Journal of Nutrition & Food Sciences

Journal of Nutrition & Food Sciences
Open Access

ISSN: 2155-9600



EGCG Containing Combined Dietary Supplement Affects Telomeres and Epigenetic Regulation

Angelika Pointner, Ulrich Magnet, Elena Tomeva, Elisabeth Dum, Christina Bruckmueller, Christine Mayer, Eva Aumueller and Alexander Haslberger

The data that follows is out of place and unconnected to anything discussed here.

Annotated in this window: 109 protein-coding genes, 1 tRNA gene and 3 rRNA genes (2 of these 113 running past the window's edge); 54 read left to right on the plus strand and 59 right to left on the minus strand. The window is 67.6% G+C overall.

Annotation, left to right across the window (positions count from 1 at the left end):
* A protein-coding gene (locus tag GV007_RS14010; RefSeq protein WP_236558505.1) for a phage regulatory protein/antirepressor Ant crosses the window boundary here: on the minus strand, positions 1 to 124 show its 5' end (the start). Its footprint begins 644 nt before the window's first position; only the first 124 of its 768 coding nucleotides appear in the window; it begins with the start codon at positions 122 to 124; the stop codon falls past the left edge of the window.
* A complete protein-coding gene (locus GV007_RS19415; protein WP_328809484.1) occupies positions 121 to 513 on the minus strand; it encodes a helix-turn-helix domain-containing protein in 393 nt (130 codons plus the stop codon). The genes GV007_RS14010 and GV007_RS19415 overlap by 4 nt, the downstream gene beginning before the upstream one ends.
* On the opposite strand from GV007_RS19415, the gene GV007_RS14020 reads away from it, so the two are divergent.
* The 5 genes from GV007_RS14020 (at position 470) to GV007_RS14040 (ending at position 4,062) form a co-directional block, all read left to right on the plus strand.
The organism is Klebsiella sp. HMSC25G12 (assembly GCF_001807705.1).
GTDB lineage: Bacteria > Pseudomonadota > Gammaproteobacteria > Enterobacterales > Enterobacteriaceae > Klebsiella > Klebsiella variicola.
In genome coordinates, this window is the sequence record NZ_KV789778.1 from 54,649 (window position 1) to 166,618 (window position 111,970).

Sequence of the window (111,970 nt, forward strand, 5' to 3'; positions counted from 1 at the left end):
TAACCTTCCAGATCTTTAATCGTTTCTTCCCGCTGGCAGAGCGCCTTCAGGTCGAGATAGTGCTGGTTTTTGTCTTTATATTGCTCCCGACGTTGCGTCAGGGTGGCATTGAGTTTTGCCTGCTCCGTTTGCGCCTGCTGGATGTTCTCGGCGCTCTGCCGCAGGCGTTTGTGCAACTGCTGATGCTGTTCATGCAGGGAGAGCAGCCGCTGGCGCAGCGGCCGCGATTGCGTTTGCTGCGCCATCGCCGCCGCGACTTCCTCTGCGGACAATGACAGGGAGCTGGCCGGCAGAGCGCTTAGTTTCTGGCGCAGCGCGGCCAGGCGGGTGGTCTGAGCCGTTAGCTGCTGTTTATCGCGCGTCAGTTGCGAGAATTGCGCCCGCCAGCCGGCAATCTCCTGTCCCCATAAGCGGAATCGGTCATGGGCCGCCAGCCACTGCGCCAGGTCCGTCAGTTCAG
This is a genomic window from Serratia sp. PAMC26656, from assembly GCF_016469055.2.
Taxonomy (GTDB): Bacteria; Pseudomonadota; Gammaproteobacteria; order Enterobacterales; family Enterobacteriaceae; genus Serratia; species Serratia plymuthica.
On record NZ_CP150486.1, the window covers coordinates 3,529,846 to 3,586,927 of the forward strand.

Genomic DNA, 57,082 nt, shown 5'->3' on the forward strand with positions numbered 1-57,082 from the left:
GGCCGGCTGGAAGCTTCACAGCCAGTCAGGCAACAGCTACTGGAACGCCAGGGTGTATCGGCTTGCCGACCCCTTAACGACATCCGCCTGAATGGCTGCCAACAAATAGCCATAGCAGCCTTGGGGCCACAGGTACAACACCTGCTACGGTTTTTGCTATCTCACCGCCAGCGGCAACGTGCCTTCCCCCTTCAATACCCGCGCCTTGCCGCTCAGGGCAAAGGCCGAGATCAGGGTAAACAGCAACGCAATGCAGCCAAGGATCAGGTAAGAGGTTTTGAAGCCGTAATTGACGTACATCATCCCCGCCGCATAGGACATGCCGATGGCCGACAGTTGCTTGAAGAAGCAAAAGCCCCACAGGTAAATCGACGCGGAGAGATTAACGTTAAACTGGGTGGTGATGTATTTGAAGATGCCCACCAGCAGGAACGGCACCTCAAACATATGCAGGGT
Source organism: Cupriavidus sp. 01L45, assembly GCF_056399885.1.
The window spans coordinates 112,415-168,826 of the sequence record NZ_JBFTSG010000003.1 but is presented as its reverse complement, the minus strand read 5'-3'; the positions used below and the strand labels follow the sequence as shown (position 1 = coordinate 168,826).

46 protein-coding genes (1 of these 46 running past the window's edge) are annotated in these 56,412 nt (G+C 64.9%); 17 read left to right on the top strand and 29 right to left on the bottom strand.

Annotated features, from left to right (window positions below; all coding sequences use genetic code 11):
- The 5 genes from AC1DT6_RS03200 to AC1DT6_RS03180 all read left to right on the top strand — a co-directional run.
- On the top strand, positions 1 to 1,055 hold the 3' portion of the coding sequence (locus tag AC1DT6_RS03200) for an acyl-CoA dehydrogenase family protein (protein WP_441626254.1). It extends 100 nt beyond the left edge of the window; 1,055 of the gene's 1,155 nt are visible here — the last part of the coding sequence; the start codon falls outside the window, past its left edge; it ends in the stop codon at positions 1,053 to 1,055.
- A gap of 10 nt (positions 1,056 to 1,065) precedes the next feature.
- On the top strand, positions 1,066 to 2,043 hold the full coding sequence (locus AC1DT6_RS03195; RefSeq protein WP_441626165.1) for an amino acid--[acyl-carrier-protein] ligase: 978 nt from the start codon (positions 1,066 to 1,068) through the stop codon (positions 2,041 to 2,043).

Objective: In vitro and in vivo studies in rodents have demonstrated many health promoting properties of individual phytochemicals including antioxidative and chemopreventive effects. Recently combination of substances is claimed to enhance activity. The objective of this study was to investigate health benefits of a daily consumption of a combination of a large variety of phytochemicals (TimeBlock®). To assess potential changes we analyzed specific biomarkers that are associated with aging, oxidative stress and DNA stability: Methylation of LINE-1, c-Myc, IL-6, MLH1, DNTM1, ITGA2B and telomere length. Methods: For this study 110 healthy participants of both sexes between 31-76 years were recruited, 101 subjects were included in further analysis. A small reference group (n=20) without intervention within the same age interval served as control. Participants received a plant based dietary supplement (TimeBlock®) for 6 months by oral administration. Ingredients included extracts from green tea (EGCG), wheatgrass (tocotrienols), barley grass (folic acid), tomatoes (lycopene), tagetes (zeaxanthin, lutein), algae, shiitake mushrooms (vitamin D) and grape seeds (resveratrol). Capillary blood samples were collected from all participants before administration and within 6 days after the end of the study period following DNA extraction, bisulfite conversion and qPCR as well as high resolution melting curve analysis addressing analysis of LINE-1, c-Myc, IL-6, MLH1, DNTM1, ITGA2B and telomere length. Nutrition, lifestyle and health status were assessed with a standardized food and lifestyle questionnaire. Results and discussion: Our results confirmed the positive effect of plant derived antioxidants on telomeres and inflammation frequency. An age-specific drift of analyzed markers could be observed. While methylation of c-Myc-a key factor in telomerase regulation-was not affected by administration, total telomere length showed a significant increase, which we suggest to be linked with an increased cell turnover and accelerated apoptosis of senescent or mutated cells without enhancing telomerase activity. Further, methylation of mismatch repair protein gene MLH1 showed a strong negative correlation with telomere length, supporting the influence of MMR on telomere regulation. Conclusion: The results of the present study indicate that a combined administration of a variety of phytochemicals can be a potential preventive and therapeutic agent, as each substance exhibits different modes of action and in combination, health promoting effects could be potentiated. Addressing different mechanisms of aging, specific phytochemicals could be used as new therapeutic approach against age-related diseases.